Mary Clifford, being duly sworn, deposes and says: That she is a native of Cahirciveen, county Kerry, Ireland, and arrived at the port of New York June 24, 1883, per steamship Furnessia, from Liverpool via Valencia, with her two illegitimate children, aged respectively four and two years. That she has been for five years an inmate of Cahirciveen workhouse. That she did not desire to come to the United States, but was forced to emigrate by the board of guardians of the poor, under threat of expulsion from the workhouse if she refused. That she was given free passage to New York by the English Government, and a draft for one pound ten shillings, on Henderson Bros. That the master of the workhouse, Jeremiah Galvin, took deponent and [Page 450]children to Valencia to put them on board the ship. That she has no hope of being able to make a living for herself and children in this country, and wishes to be sent back to Ireland.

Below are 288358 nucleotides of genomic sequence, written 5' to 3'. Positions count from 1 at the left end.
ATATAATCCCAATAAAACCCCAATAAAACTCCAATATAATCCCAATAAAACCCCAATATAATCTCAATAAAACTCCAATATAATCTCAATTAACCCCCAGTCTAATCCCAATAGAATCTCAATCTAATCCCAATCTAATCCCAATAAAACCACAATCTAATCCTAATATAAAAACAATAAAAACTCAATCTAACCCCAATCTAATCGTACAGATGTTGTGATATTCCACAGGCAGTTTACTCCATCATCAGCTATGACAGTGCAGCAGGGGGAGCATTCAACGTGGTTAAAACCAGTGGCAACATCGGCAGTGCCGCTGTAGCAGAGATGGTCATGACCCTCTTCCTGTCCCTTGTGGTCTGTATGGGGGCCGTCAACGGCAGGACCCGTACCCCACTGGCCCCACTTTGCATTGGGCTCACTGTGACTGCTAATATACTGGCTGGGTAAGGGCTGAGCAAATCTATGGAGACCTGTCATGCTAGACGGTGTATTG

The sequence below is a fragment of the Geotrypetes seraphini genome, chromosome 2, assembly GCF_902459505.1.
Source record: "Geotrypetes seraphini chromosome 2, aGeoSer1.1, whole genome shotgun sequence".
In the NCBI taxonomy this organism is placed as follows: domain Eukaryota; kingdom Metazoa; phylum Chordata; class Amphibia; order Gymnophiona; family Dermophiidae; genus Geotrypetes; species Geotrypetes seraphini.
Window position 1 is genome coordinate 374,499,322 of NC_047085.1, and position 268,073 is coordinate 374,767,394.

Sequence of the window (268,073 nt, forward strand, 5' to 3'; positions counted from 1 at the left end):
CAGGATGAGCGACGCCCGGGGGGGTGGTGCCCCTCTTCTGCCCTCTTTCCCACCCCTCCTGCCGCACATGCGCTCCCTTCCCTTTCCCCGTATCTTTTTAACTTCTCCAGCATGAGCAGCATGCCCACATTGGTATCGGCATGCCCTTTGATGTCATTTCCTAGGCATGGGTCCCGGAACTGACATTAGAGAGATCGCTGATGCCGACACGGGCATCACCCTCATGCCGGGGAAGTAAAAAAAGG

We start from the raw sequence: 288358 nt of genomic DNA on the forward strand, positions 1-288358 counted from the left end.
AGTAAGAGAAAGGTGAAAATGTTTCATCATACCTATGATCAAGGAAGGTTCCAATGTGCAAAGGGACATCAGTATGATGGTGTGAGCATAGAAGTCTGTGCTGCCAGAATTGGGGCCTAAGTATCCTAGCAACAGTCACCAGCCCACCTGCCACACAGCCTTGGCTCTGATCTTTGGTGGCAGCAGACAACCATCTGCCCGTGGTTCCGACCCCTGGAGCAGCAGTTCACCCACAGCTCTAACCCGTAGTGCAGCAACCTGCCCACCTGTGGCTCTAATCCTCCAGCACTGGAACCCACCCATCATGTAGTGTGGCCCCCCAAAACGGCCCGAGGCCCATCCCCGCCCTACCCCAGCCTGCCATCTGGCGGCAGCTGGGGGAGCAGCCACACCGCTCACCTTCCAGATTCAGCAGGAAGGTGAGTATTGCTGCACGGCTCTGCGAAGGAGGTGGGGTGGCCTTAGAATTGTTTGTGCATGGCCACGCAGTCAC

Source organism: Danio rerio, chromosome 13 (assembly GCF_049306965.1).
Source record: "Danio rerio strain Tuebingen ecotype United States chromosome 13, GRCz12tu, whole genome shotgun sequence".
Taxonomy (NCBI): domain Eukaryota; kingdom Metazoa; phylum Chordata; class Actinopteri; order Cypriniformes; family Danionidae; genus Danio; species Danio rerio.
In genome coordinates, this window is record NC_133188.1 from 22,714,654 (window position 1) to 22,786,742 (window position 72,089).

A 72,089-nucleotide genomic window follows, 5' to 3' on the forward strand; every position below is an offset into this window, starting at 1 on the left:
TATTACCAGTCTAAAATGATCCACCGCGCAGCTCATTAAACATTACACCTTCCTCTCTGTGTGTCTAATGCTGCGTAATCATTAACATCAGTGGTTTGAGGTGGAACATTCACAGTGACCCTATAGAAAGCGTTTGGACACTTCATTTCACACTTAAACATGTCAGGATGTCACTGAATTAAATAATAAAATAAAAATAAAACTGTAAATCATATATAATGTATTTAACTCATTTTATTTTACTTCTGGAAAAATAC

MARY her X mark CLIFFORD.

WILLIAM CONNOLLY
,
Notary Public, New York.
[Inclosure 7 in No. 648.]

Affidavit of Nano Sullivan.

[Office of the Commissioners of Emigration, Castle Garden, New York.]

State of New York,
City and County of New York, ss:

Nano Sullivan, being duly sworn, deposes and says: That she is a native of Cahirciveen, county of Kerry, Ireland, and arrived at the port of New York June 24, 1883, per Steamship Furnessia from Liverpool, via Valentia, Ireland. That she has her illegitimate child (John) with her, aged three years; that she has been an inmate of the workhouse in Cahirciveen, county Kerry, Ireland, for the last three years; that she did not want to come to America, and on her so stating was told by Mr. O’Neil, one of the guardians of said workhouse, that if she did not she would be put out of the institution; that she wanted to leave her child with her married sister who was willing to care for it, but was not allowed to do so; that herself and child’s passage was paid by Michael J. Driscoll, clerk of the union, who also gave her money-order for £1 sterling on Henderson Brothers, 7 Bowling Green, New York City, agents of above vessel; that she has no relatives or friends in America; that she wants to be sent back to Ireland.

NANO her X mark SULLIVAN.

THOMAS MCQUADE
,
Notary Public, New York.
  1. Mary Lynch.